(* `sort` and `insert` is polymorphic.
They can be applied to lists of any type,
and returns a list with the same type.

`sort` and `insert` does not modify their input list.
Lists are immutable, like most data structures in OCaml.
*)

(* OCaml provides the `|>` operator to flip function and its parameter.*)
let rec fact' = function
  | 0 | 1 -> 1
  | n ->
    n
    |> (-) 1 (* Convert infix operator to prefix function call. *)
    |> fact
    |> ( * ) n (* Spaces to avoided be recognized as comments. *)
(* It can easily be defined as a higher-order function. *)
let (|>) f x = x f

(* `|>` operator makes refactoring (changing numbers and order of argument) harder,
thus intemediate variables are often preferred. *)

(* TYPES *)

(* Type Aliases *)
type boolean = bool
type integer = int
type double = float
type character = char
type sequence_of_bytes = string

(* Records *)
type point = {x: float; y: float}
let new_point x y = {x; y}

(* Here type annotations can be omitted.
However, it is a good practice to annotate types for records in real projects,
because OCaml infer record types from field names.

In real projects, declaration of the distance function may be far from
the declaration of the point type.
And later declaration of a new record with the same field names may be added
between the declaration of type point and function distance,
which will cause type error of the distance function
if the fields of the new record have different types,
or change the semantics of function distance silently
if the fields of the new record have same types as type point.
*)
let distance (from: point) (target: point) =
  ((from.x -. target.x) ** 2.0 +. (from.y -. target.y) ** 2.0) ** 0.5

(* We cannot make function new_point also accepts integer values (will be converted to floats.
OCaml's type system does not allow this.
However, types can be wrapped/tagged with a type constructor,
and the wrapped/tagged types can be combined to disjoint unions.
This is called polymorphic variants.
*)
type number = [`Integer of int | `Float of float]
let new_point_polymorphic (x: [< number]) (y: [< number]): point =
  match x, y with
    | `Integer m, `Integer n -> {x = float_of_int m; y = float_of_int n}
    | `Integer m, `Float n -> {x = float_of_int m; y = n}
    | `Float m, `Integer n -> {x = m; y = float_of_int n}
    | `Float m, `Float n -> {x = m; y = n}

(* Unlike the closed [< `A | `B], [> `A | `B] is structural typing,
opening to any type that can at least match `A and `B.
Both of them can only be denoted directly, not be given a name via `type`.
And [`A | `B] is fixed type.

- [< `A | `B | `C]: [< `B | `A | `C], [< `C | `A], [`A | `B | `C], [`B]
- [> `A | `B ]: [> `A | `C | `B], [`A | `B | `C], [> `A | `B], [`B | `A]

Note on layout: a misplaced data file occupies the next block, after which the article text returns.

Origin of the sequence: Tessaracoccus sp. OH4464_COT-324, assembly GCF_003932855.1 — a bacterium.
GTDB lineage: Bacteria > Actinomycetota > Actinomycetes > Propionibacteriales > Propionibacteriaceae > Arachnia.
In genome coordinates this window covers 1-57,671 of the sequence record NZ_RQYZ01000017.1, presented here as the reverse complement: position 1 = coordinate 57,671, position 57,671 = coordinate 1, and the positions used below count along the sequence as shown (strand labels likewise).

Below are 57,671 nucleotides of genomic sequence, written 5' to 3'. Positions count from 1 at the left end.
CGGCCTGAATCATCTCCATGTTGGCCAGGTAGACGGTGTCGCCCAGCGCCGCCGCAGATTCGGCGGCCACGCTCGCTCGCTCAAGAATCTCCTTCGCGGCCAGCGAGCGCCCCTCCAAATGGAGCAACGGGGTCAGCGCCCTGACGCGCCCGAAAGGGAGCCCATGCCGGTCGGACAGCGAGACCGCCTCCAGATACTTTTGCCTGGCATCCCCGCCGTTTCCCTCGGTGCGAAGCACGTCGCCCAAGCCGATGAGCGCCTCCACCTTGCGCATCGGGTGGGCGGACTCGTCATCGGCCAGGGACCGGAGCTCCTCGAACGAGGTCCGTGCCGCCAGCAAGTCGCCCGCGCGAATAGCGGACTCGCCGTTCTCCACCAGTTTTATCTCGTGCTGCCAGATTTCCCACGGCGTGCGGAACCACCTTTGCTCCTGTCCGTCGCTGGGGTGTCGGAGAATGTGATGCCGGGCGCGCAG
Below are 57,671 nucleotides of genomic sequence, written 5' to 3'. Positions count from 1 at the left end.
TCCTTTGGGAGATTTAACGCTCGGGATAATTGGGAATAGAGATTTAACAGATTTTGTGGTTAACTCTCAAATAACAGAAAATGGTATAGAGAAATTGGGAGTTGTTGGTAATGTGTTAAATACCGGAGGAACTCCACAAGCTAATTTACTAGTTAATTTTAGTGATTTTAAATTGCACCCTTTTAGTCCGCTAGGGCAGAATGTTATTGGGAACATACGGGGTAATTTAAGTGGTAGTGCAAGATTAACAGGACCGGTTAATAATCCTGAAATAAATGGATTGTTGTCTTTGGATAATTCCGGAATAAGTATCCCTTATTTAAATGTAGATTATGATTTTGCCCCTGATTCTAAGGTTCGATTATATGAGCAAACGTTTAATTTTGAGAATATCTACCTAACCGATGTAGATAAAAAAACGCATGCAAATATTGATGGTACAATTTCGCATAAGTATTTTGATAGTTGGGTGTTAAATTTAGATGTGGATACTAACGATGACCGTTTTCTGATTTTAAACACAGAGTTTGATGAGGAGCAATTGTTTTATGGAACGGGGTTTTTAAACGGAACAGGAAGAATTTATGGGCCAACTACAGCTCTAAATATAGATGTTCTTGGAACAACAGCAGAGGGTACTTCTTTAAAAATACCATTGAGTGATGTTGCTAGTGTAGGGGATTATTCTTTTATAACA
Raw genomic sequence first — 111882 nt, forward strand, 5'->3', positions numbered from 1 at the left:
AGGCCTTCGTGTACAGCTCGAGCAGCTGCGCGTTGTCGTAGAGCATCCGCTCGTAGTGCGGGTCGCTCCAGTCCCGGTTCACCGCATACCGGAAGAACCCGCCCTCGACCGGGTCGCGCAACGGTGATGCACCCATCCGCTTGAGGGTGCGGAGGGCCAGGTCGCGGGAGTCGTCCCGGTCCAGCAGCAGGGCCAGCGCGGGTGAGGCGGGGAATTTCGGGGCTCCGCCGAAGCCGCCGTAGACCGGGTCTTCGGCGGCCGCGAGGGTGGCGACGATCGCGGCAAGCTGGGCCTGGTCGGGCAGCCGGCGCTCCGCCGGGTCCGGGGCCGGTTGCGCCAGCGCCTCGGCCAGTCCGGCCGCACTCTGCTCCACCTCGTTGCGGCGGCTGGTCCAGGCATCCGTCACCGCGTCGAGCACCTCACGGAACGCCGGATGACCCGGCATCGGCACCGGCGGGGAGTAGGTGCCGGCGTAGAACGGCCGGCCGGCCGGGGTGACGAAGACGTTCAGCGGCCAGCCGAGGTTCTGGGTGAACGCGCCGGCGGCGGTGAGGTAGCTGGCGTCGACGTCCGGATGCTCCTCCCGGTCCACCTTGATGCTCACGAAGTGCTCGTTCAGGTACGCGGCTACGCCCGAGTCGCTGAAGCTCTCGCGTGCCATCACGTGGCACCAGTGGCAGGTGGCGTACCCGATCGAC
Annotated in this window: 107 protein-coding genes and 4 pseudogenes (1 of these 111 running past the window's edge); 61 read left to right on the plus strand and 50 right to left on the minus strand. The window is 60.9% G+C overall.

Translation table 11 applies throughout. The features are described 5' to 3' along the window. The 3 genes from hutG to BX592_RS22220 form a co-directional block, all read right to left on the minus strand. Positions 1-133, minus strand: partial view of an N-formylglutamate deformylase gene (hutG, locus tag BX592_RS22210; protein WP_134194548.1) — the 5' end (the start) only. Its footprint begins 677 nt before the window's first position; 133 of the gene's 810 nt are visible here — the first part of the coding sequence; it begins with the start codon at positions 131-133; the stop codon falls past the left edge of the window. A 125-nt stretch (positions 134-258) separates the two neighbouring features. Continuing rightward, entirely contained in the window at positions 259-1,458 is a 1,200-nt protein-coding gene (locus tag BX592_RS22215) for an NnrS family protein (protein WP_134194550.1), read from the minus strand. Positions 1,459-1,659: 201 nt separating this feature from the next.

- [`A | `B]: [`B | `A]

A | B is normal variant type:

- It cannot be denoted directly. To use it, it has to been given a name.
- Once the name is given, A and B is assigned to a unique type. In other words,
  `type one_name = A | B` and `type another_name = A | B` are not compatible.

Normal variants are slightly lighter than polymorphic variants,
since static information allows for more optimizations.
However noticeable differences would only appear on huge data structures.
*)

(* Recursive Types *)
type 'a binary_tree = (* 'a is a type variable, and stands for any given type. *)
  | Leaf
  | Node of 'a * 'a binary_tree * 'a binary_tree
  (* The `*` character is used
  because the set of all pairs of type `t * s`
  corresponds to the Cartesian product of
  the set of elements of type `t` and the set of elements of type `s`.
  *)

(* IMPERATIVE FEATURES *)

let increse_array arr =
  let length = min (Array.length arr) 3 in
  let incresements = [|1; 2; 3|] in
  let result = Array.make length 0 in (* 0.0 is initial value *)
  for i = 0 to length - 1 do
    result.(i) <- arr.(i) + incresements.(i)
  done; (* `a ; b` returns `b` *)
  result

type mutable_point = { mutable x: float; mutable y: float }
let translate p dx dy =
  p.x <- p.x +. dx; p.y <- p.y +. dy;;

(* OCaml standard library provides references, which mimics mutable variables. *)
type 'a reference = { mutable contents: 'a }
let ref initial_value = { contents = initial_value }
let (:=) r new_value = r.contents <- new_value
let (!) r = r.contents

(* Store a polymorphic function as a mutable field in a record. *)
type idref = { mutable id: 'a. 'a -> 'a }


(* MODULE *)

(* OBJECT *)
class point_1d init =
  object (self)
    val mutable x = init
    method get_x = x
    method move d = x <- x + d
    (* Private methods can only be invoked from other methods of the same object. *)
    method private move_one = self#move 1
    (* Initializer is an anonymous hidden method
    Initializers cannot be overridden.
    On the contrary, all initializers are evaluated sequentially.
    *)
    initializer print_string "new 1d point at "; print_int x; print_newline ()
  end

class positive_1d_point init =
  object (self)
    inherit point_1d init
    (* Private methods are inherited (they are by default visible in subclasses),
    unless they are hidden by signature matching.
    *)
    method virtual move_one : _